Chronic Thalidomide Administration Enhances Vascular Responsiveness to Vasopressin in Portal-systemic Collaterals of Bile Duct-ligated Rats

Ching Chih Chang, Sun Sang Wang, Hui Chun Huang, Fa Yauh Lee*, Han Chieh Lin, Jing Yi Lee, Yi Chou Chen, Shou Dong Lee

*Corresponding author for this work

Research output: Contribution to journalArticlepeer-review

5 Scopus citations

Abstract

Arginine vasopressin (AVP) controls gastroesophageal variceal bleeding, partly due to its vasoconstrictive effect on portal-systemic collaterals. It has been shown that chronic thalidomide treatment decreases portal pressure, attenuates hyperdynamic circulation and inhibits vascular endothelial growth factor (VEGF) and tumor necrosis factor (TNF)-α in partially portal vein-ligated rats. This study investigated the effects of chronic thalidomide treatment on portal-systemic collateral vascular responsiveness to AVP in common bile duct-ligated (CBDL) cirrhotic rats. Methods: In the first series, CBDL-induced cirrhotic rats received thalidomide (50 mg/kg/day orally) or distilled water (control) from the 35th to 42nd day after ligation. On the 43rd day after ligation, the body weight, mean arterial pressure, portal pressure, and heart rate were measured. An in situ collateral vascular perfusion model was used to obtain the cumulative concentration-response curves of collateral vessels to AVP (10-10 to 3 × 10-7 M). Plasma levels of VEGF and TNF-α were measured, and expressions of VEGF and TNF-α mRNA in the left adrenal veins were also determined. In the second series, the cumulative concentration-response curves of collateral vessels to AVP in CBDL rats with or without thalidomide (10-5 M) preincubation in the perfusate were obtained. Results: The thalidomide and control groups were not significantly different in terms of heart rate, mean arterial pressure and portal pressure (p > 0.05). The collateral vascular perfusion pressure change to AVP was significantly enhanced at 10-8 M after thalidomide treatment (p = 0.041). Compared with the control group, thalidomide-treated rats had significantly lower plasma VEGF levels (p < 0.001), accompanied by an insignificant reduction in plasma TNF-α levels (p > 0.05). The expressions of VEGF and TNF-α mRNA in the left adrenal veins of thalidomide-treated CBDL rats were not significantly changed compared with those of the control group. In addition, thalidomide did not significantly elicit changes in vascular responsiveness to AVP in collateral vessels of CBDL rats when it was added into the perfusate. Conclusion: In cirrhotic rats, chronic thalidomide treatment improves the portal-systemic collateral vascular responsiveness to AVP, which was partly related to VEGF inhibition.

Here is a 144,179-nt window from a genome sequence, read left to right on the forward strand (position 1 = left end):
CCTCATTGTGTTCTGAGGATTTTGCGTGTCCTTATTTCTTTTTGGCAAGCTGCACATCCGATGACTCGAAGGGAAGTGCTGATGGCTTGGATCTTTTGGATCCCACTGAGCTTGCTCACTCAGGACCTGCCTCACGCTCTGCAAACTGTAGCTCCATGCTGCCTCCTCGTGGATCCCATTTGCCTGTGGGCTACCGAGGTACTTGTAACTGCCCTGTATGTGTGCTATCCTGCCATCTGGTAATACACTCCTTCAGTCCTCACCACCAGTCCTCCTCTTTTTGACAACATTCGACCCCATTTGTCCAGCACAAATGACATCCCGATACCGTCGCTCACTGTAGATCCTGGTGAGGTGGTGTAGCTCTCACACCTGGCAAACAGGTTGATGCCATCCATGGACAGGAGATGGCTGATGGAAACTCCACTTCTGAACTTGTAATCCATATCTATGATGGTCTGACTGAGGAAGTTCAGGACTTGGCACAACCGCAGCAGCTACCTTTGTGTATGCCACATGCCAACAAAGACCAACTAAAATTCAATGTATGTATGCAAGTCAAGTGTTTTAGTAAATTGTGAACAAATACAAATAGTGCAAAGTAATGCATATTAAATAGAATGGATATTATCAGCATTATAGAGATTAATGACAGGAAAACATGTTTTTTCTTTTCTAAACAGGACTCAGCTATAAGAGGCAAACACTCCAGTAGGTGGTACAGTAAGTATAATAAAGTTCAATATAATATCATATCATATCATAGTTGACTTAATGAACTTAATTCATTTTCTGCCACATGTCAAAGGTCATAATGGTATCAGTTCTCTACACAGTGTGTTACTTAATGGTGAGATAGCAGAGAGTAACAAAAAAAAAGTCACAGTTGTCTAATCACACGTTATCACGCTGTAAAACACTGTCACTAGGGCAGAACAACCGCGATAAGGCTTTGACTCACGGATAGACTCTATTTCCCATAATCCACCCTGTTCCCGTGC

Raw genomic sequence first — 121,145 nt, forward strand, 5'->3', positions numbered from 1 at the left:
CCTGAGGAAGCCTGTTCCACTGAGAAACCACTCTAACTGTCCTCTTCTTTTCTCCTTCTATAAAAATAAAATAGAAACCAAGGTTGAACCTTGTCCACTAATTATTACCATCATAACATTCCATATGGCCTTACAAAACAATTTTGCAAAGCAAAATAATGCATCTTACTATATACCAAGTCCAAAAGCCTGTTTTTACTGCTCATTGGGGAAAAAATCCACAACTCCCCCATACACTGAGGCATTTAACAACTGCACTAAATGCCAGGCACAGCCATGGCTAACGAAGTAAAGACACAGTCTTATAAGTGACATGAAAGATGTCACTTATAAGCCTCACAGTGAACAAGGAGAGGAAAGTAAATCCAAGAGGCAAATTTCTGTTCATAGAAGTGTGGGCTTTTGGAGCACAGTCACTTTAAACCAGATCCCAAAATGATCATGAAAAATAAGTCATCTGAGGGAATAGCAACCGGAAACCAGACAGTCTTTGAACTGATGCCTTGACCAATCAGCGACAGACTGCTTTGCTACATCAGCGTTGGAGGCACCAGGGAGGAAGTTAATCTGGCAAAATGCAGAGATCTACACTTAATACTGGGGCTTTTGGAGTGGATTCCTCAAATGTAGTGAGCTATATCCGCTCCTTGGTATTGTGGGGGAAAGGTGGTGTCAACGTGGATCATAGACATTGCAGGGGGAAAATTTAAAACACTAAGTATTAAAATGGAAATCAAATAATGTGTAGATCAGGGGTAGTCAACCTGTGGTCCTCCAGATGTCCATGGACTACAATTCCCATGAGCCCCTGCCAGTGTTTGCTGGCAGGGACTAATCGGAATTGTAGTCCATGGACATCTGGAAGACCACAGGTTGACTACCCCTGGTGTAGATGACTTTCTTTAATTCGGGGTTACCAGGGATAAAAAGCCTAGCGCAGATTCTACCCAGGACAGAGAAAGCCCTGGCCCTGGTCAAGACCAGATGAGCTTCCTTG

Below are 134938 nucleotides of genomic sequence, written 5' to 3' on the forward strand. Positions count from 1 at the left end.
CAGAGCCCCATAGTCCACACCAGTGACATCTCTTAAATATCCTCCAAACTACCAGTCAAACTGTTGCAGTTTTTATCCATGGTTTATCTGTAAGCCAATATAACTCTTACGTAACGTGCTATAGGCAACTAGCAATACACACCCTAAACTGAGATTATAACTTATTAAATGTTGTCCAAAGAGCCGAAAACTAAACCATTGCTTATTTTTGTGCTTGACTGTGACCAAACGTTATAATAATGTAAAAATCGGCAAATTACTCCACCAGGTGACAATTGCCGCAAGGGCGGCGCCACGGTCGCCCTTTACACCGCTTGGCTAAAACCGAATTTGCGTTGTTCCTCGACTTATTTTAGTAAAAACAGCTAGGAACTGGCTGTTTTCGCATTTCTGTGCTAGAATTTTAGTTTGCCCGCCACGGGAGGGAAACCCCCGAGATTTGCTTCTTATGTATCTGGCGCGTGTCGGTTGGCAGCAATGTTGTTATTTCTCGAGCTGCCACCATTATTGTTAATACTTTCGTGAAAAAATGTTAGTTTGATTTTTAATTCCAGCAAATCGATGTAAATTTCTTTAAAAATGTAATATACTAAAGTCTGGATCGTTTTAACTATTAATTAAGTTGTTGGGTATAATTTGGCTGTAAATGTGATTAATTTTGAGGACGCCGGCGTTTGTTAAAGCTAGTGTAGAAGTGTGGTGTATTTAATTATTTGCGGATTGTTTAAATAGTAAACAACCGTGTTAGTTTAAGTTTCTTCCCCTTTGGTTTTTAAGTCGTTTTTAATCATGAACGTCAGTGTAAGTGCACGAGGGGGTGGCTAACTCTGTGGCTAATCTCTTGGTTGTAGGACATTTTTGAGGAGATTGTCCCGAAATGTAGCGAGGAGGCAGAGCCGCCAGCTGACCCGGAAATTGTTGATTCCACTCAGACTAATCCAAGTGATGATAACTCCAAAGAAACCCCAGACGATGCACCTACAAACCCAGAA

Original languageEnglish
Pages (from-to)234-242
Number of pages9
JournalJournal of the Chinese Medical Association
Volume72
Issue number5
DOIs
StatePublished - May 2009

Keywords

  • portal-systemic collaterals
  • thalidomide
  • tumor necrosis factor (TNF)-α
  • vascular endothelial growth factor (VEGF)
  • vasopressin

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